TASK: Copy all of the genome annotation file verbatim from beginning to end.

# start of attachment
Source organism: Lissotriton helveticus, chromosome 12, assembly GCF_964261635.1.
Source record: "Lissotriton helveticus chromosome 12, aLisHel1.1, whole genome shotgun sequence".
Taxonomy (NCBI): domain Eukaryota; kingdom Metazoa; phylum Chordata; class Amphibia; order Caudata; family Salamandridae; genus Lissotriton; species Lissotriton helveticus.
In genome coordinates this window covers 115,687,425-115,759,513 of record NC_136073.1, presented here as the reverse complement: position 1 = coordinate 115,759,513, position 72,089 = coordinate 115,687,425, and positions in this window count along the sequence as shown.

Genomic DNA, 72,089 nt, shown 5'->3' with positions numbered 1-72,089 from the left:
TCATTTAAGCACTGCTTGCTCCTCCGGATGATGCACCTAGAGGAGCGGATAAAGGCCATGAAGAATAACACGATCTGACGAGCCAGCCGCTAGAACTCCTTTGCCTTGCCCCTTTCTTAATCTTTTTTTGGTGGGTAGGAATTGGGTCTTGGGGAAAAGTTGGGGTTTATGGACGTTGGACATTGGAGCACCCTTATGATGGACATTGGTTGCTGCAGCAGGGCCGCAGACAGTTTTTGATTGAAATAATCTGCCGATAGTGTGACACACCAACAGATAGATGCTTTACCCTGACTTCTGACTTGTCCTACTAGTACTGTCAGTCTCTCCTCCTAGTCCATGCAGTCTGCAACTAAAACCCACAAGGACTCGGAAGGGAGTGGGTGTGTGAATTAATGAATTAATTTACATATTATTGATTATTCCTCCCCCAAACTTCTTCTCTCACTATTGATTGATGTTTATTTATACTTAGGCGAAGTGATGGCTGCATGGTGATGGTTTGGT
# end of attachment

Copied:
Source organism: Lissotriton helveticus, chromosome 12, assembly GCF_964261635.1.
Source record: "Lissotriton helveticus chromosome 12, aLisHel1.1, whole genome shotgun sequence".
Taxonomy (NCBI): domain Eukaryota; kingdom Metazoa; phylum Chordata; class Amphibia; order Caudata; family Salamandridae; genus Lissotriton; species Lissotriton helveticus.
In genome coordinates this window covers 115,687,425-115,759,513 of record NC_136073.1, presented here as the reverse complement: position 1 = coordinate 115,759,513, position 72,089 = coordinate 115,687,425, and positions in this window count along the sequence as shown.

Genomic DNA, 72,089 nt, shown 5'->3' with positions numbered 1-72,089 from the left:
TCATTTAAGCACTGCTTGCTCCTCCGGATGATGCACCTAGAGGAGCGGATAAAGGCCATGAAGAATAACACGATCTGACGAGCCAGCCGCTAGAACTCCTTTGCCTTGCCCCTTTCTTAATCTTTTTTTGGTGGGTAGGAATTGGGTCTTGGGGAAAAGTTGGGGTTTATGGACGTTGGACATTGGAGCACCCTTATGATGGACATTGGTTGCTGCAGCAGGGCCGCAGACAGTTTTTGATTGAAATAATCTGCCGATAGTGTGACACACCAACAGATAGATGCTTTACCCTGACTTCTGACTTGTCCTACTAGTACTGTCAGTCTCTCCTCCTAGTCCATGCAGTCTGCAACTAAAACCCACAAGGACTCGGAAGGGAGTGGGTGTGTGAATTAATGAATTAATTTACATATTATTGATTATTCCTCCCCCAAACTTCTTCTCTCACTATTGATTGATGTTTATTTATACTTAGGCGAAGTGATGGCTGCATGGTGATGGTTTGGT